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'Tree-of-Heaven' and other non-native species to be removed from Niagara Gorge

If the Niagara Gorge is going to return to the pristine natural wonder it once was, then there's no room for the Tree-of-Heaven and other invasive trees, state officials say.

The trees will be targeted for removal from up to 242 acres along the Niagara Gorge as part of a restoration project by the state Office of Parks, Recreation and Historic Preservation and the Western New York Land Conservancy.

Plans call for removing trees and vegetation that don't belong and planting native species that do along the gorge near Whirlpool and Devil's Hole state parks.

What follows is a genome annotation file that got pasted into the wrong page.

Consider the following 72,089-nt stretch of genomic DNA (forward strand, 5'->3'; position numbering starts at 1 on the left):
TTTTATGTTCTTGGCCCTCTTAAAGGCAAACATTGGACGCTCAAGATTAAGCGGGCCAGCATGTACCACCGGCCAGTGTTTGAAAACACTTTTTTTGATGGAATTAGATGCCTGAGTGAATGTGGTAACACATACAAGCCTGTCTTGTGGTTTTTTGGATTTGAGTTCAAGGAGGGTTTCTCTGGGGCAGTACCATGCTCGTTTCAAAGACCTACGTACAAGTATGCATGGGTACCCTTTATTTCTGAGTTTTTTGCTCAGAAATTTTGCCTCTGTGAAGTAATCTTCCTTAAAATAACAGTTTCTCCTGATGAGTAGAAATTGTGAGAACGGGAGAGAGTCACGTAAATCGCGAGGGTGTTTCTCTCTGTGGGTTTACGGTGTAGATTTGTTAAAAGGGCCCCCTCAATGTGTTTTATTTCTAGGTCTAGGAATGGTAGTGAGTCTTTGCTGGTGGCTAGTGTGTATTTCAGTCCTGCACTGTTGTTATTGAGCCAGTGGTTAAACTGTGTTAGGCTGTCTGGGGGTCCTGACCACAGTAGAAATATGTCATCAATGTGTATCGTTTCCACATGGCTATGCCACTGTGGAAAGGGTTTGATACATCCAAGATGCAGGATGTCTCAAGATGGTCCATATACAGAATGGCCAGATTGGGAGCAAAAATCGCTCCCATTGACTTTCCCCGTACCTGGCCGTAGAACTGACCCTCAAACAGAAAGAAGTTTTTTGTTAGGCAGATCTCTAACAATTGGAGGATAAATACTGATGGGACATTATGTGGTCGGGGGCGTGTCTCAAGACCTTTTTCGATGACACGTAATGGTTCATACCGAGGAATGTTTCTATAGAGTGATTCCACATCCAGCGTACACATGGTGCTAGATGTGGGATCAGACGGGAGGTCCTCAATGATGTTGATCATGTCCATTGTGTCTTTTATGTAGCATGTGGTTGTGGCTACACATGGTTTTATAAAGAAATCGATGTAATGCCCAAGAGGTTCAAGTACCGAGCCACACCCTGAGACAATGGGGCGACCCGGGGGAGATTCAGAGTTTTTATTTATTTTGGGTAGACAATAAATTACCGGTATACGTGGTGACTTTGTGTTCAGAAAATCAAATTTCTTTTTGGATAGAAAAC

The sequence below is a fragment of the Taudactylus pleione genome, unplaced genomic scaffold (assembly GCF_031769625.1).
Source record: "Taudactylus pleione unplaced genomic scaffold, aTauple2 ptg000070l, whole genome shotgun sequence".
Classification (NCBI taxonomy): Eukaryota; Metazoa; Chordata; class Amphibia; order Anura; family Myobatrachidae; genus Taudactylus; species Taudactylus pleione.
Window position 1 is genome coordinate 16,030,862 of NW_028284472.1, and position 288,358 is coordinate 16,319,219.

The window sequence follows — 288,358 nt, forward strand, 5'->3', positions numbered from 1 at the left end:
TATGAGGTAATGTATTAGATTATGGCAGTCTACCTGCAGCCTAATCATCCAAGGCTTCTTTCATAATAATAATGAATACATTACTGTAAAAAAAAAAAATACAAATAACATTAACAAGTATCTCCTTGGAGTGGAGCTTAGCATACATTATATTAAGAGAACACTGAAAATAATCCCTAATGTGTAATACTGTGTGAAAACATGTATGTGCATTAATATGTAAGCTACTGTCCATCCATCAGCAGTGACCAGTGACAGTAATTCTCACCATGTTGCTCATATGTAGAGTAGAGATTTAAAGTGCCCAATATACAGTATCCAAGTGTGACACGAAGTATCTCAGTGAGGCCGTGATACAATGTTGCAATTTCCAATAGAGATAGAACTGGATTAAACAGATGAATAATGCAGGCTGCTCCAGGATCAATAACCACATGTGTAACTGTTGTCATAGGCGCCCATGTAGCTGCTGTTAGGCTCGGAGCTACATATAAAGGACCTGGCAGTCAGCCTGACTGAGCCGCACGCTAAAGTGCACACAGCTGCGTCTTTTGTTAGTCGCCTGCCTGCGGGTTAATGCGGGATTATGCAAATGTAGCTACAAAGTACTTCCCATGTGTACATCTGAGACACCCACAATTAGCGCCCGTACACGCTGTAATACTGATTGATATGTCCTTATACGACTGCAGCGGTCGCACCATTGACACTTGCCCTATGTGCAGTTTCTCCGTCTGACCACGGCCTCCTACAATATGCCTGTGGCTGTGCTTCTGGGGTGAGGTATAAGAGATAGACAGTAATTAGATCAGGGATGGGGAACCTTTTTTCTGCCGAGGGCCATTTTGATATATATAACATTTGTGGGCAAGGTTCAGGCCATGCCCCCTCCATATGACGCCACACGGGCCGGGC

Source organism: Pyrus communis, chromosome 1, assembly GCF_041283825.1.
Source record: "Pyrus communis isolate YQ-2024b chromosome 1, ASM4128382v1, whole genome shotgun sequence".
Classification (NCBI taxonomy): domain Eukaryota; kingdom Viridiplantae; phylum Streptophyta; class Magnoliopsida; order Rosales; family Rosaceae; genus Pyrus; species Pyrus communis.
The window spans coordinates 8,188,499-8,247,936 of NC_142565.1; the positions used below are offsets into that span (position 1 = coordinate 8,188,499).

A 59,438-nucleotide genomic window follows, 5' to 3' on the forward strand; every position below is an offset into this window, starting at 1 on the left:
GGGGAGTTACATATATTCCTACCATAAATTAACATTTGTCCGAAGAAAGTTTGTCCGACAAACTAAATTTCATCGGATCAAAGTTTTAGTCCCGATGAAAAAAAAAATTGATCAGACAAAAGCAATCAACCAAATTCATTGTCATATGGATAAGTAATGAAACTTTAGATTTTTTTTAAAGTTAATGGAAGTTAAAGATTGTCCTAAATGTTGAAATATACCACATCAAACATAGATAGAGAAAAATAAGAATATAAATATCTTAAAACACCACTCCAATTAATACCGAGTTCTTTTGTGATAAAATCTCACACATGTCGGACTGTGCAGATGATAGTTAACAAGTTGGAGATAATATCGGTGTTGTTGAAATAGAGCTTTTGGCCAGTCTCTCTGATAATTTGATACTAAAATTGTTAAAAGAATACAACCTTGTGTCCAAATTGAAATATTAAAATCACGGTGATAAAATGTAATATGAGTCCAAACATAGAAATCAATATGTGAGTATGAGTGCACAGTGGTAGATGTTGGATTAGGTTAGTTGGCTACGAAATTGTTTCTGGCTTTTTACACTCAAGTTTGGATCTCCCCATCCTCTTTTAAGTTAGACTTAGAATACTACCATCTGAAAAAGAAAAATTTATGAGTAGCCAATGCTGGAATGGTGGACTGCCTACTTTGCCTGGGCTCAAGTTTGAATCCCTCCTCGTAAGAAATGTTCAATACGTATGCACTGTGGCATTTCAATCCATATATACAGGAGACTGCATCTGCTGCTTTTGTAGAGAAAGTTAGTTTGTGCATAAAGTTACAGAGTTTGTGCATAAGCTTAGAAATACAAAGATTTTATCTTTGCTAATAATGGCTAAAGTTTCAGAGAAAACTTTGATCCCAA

The Tree-of-Heaven is a Chinese sumac. Other trees to be eliminated are Norway maples, common buckthorn, bush honeysuckles and other non-native plants.

Infusion of funding could restore Niagara Gorge to 'botanical wonderland'

The land conservancy plans to unveil locations, goals, strategy and drawings at an unveiling event at 7 p.m., Monday, Nov. 13 at the Niagara Falls Public Central Library.

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